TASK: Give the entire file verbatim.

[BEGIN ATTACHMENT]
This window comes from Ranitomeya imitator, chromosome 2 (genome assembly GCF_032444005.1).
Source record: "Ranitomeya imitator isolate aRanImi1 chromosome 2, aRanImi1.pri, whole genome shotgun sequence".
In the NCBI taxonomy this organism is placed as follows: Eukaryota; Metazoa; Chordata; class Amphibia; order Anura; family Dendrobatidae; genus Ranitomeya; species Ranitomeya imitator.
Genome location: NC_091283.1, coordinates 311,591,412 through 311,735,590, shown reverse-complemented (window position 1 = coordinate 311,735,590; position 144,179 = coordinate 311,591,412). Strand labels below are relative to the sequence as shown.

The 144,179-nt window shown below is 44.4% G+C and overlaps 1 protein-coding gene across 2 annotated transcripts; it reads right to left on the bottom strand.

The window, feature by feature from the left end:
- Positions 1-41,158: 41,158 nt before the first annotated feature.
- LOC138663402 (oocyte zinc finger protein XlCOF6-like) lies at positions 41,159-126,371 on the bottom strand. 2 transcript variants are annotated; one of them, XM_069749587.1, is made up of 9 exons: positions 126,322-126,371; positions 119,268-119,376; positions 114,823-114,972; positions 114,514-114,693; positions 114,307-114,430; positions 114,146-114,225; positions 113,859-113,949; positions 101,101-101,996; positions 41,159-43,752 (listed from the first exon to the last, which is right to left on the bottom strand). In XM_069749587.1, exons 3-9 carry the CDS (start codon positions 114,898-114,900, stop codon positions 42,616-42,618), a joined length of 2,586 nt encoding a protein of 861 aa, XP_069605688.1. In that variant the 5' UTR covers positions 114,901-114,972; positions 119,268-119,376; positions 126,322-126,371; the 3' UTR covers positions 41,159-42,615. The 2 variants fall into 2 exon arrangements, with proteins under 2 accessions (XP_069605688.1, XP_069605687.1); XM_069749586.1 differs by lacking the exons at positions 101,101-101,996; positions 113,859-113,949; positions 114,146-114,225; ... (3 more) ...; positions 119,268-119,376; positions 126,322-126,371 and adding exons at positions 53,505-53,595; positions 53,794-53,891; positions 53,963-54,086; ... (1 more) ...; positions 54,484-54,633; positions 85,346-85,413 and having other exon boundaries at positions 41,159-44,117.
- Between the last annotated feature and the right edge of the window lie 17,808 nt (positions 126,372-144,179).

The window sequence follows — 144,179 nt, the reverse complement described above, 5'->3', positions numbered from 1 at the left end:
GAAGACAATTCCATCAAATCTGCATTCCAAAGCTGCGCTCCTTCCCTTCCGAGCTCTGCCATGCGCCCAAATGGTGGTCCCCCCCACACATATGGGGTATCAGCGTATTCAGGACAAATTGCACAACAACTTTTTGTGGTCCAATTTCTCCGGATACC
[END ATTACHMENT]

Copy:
This window comes from Ranitomeya imitator, chromosome 2 (genome assembly GCF_032444005.1).
Source record: "Ranitomeya imitator isolate aRanImi1 chromosome 2, aRanImi1.pri, whole genome shotgun sequence".
In the NCBI taxonomy this organism is placed as follows: Eukaryota; Metazoa; Chordata; class Amphibia; order Anura; family Dendrobatidae; genus Ranitomeya; species Ranitomeya imitator.
Genome location: NC_091283.1, coordinates 311,591,412 through 311,735,590, shown reverse-complemented (window position 1 = coordinate 311,735,590; position 144,179 = coordinate 311,591,412). Strand labels below are relative to the sequence as shown.

The 144,179-nt window shown below is 44.4% G+C and overlaps 1 protein-coding gene across 2 annotated transcripts; it reads right to left on the bottom strand.

The window, feature by feature from the left end:
- Positions 1-41,158: 41,158 nt before the first annotated feature.
- LOC138663402 (oocyte zinc finger protein XlCOF6-like) lies at positions 41,159-126,371 on the bottom strand. 2 transcript variants are annotated; one of them, XM_069749587.1, is made up of 9 exons: positions 126,322-126,371; positions 119,268-119,376; positions 114,823-114,972; positions 114,514-114,693; positions 114,307-114,430; positions 114,146-114,225; positions 113,859-113,949; positions 101,101-101,996; positions 41,159-43,752 (listed from the first exon to the last, which is right to left on the bottom strand). In XM_069749587.1, exons 3-9 carry the CDS (start codon positions 114,898-114,900, stop codon positions 42,616-42,618), a joined length of 2,586 nt encoding a protein of 861 aa, XP_069605688.1. In that variant the 5' UTR covers positions 114,901-114,972; positions 119,268-119,376; positions 126,322-126,371; the 3' UTR covers positions 41,159-42,615. The 2 variants fall into 2 exon arrangements, with proteins under 2 accessions (XP_069605688.1, XP_069605687.1); XM_069749586.1 differs by lacking the exons at positions 101,101-101,996; positions 113,859-113,949; positions 114,146-114,225; ... (3 more) ...; positions 119,268-119,376; positions 126,322-126,371 and adding exons at positions 53,505-53,595; positions 53,794-53,891; positions 53,963-54,086; ... (1 more) ...; positions 54,484-54,633; positions 85,346-85,413 and having other exon boundaries at positions 41,159-44,117.
- Between the last annotated feature and the right edge of the window lie 17,808 nt (positions 126,372-144,179).

The window sequence follows — 144,179 nt, the reverse complement described above, 5'->3', positions numbered from 1 at the left end:
GAAGACAATTCCATCAAATCTGCATTCCAAAGCTGCGCTCCTTCCCTTCCGAGCTCTGCCATGCGCCCAAATGGTGGTCCCCCCCACACATATGGGGTATCAGCGTATTCAGGACAAATTGCACAACAACTTTTTGTGGTCCAATTTCTCCGGATACC